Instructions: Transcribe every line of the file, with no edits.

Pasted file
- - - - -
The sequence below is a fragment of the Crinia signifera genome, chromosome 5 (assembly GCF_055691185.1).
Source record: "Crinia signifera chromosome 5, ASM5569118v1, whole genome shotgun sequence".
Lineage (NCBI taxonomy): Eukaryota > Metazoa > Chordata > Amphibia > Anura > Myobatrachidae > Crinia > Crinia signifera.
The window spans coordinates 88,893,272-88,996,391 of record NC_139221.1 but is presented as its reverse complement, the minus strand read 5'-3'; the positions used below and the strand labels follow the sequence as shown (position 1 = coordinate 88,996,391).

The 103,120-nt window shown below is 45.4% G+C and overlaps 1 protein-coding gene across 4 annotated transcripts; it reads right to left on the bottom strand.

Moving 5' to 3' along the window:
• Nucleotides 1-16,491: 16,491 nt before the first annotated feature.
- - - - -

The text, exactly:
The sequence below is a fragment of the Crinia signifera genome, chromosome 5 (assembly GCF_055691185.1).
Source record: "Crinia signifera chromosome 5, ASM5569118v1, whole genome shotgun sequence".
Lineage (NCBI taxonomy): Eukaryota > Metazoa > Chordata > Amphibia > Anura > Myobatrachidae > Crinia > Crinia signifera.
The window spans coordinates 88,893,272-88,996,391 of record NC_139221.1 but is presented as its reverse complement, the minus strand read 5'-3'; the positions used below and the strand labels follow the sequence as shown (position 1 = coordinate 88,996,391).

The 103,120-nt window shown below is 45.4% G+C and overlaps 1 protein-coding gene across 4 annotated transcripts; it reads right to left on the bottom strand.

Moving 5' to 3' along the window:
• Nucleotides 1-16,491: 16,491 nt before the first annotated feature.